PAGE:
I knew I would use my Panasonic GH3 camera for a lot of the aerial video because it shoots 1080p60 at 50Mbits which would let me do a lot of slow motion.
A lot of great technology has become affordable lately for stabilizing your video camera.
There are two ways to stabilize your camera in a moving car or airplane. One is to use what I would call a robotic stabilizer with motors that counter move your camera to reduce shake.
Basically, if you turn your camera left, the motors will turn right to compensate.
The the gimbal system FreeFly MoVi made a lot of jaws drop when it was announced last year. Many similar and cheaper gyros and gimbals have also come on the market for smaller video cameras.
I plan to either buy or build one of these some day but for the time being I decided to build a more old fashioned stabilizer using spinning gyros.
The spinning gyro stabilizer has been around for years and is commercially made by Kenyon Labs. These are also known as gyros since there is a large spinning gyroscope inside which resists moving because it is spinning so fast. They are expensive but work very well.
I wanted to try building my own version of the spinning gyro for fun.
I found this blog post about using toy gyroscopes to make a DIY camera stabilizer. The gyros are small but they spin at 12,000 rpm so they resist movement pretty good.
I ordered four of the gyros for about $400 and bought a small Pelican case to hold them and dampen the sound of the motors.
I used aluminum L tubing, tape and a lot of zip ties to hold everything in place.
A cheap 4-way macro slider from eBay would allow me to move the camera forwards, backwards or side to side for balance.
Heavy duty suction cups from Princess Auto allowed me to mount the whole apparatus to the sunroof in my SUV.
Here I am mounting it in a helicopter to do aerial video for this story
Here I am using it in a truck. It worked really well for stabilizing the camera while driving.
The result?… Since I’ve never used a real commercial motorized or spinning disk gyro I can’t really compare but I would say that the gyros did stabilize my light weight Panasonic GH3 more than if I was just hand holding it.
However for the price ($450+) of building the device, and the hassle of mounting the rig in an airplane I think I would rather rent a Kenyon Labs or Freefly Movi next time. My DIY solution was certainly better than nothing but didn’t make a huge night and day difference like I had hoped. Maybe night and sunrise.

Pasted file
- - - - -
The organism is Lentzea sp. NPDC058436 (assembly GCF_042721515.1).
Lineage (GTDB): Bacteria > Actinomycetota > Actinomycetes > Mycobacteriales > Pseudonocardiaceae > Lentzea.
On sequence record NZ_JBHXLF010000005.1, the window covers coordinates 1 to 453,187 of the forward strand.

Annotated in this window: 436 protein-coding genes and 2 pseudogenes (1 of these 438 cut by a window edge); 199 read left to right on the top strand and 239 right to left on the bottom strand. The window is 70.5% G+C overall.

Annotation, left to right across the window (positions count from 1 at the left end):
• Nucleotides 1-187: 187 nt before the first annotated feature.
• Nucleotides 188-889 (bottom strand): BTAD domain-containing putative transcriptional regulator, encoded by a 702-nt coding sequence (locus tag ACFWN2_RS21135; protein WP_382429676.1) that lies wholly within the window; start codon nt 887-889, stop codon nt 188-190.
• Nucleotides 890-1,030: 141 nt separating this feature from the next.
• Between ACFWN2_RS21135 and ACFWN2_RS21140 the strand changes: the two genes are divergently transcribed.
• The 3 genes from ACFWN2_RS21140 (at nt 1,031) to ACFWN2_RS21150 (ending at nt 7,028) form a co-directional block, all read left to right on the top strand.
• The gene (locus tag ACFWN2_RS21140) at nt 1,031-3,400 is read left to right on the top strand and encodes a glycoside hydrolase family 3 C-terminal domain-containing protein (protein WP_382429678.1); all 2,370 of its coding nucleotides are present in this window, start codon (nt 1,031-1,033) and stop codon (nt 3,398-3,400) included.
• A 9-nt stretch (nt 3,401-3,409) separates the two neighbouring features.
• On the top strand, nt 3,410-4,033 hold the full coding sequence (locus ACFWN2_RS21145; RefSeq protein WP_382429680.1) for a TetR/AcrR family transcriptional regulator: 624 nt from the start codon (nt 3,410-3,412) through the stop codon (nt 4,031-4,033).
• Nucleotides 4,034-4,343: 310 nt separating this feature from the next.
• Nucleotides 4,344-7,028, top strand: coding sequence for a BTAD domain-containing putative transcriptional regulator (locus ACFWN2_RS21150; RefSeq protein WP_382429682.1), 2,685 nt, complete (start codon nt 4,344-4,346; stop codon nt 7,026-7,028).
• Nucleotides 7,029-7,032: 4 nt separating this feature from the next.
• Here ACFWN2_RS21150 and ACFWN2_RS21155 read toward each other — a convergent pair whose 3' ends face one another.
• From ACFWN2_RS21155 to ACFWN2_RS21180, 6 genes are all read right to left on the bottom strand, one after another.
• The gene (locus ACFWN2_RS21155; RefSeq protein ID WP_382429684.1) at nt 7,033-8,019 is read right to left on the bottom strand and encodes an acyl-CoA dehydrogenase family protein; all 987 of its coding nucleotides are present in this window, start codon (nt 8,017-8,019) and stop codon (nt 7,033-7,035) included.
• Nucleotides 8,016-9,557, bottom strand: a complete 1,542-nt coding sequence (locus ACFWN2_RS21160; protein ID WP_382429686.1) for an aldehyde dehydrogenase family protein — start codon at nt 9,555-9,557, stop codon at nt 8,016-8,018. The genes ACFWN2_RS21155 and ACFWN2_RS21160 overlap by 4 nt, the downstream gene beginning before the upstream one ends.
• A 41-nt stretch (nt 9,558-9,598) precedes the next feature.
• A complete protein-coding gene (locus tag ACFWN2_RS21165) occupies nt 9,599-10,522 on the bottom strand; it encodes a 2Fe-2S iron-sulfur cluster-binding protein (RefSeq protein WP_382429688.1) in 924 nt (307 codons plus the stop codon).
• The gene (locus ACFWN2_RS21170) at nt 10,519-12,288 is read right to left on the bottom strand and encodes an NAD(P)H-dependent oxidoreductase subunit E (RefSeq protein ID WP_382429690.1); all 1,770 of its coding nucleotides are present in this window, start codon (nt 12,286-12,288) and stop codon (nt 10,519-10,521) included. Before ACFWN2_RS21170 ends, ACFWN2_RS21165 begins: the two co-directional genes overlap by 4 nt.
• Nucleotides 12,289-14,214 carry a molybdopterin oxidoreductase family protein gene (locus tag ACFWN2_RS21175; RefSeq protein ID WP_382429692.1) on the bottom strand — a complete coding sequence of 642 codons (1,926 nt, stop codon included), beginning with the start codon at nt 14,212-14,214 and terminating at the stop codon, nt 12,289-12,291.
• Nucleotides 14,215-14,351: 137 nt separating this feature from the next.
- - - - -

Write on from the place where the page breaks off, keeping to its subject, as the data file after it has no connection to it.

Here you can see the ridiculous way I had to mount the rig in a Cessna airplane. Not super practical.
I also found there were other things that made a bigger difference in the smoothness of aerial footage. One big issue I had with my footage was rolling shutter also known as the “jello effect” when I zoomed in a lot with my GH3 and 14-140 IS kit lens. The footage looked great at wide angles but when I zoomed in a lot, the micro vibrations of the airplane (and probably the gyros too) made the video unwatchable.
Any digital camera with a CMOS sensor will have this problem unfortunately. Way more expensive cameras have global shutters that don’t jello.
Also weather and time of day (heat) will dramatically effect the smoothness of your footage because of turbulence. I flew in small Cessna airplanes for $250/hour but was only able to get a few minutes of rock solid footage. The rest was bumpy garbage. A helicopter costs more than $2000/hour but you can be way more productive and smooth in a helicopter compared to a Cessna.
One last thing. I edit in Final Cut Pro X and although it has a digital video stabilizer filter built-in, there is a way better filter called Lock and Load. For $99 it is worth every penny. Not only does it stabilizer better but it is also way faster at rendering.
Can you tell the difference? About 2/3 of the footage in this video was shot with a Panasonic GH3 on my gyro stabilizer and 1/3 was shot handheld with a Canon 5D Mark-III shooting RAW video and a Zacuto loupe pressed against my face. It was all shot in small Cessna airplanes which are super bumpy and rough to fly in hence wanting the stabilizer.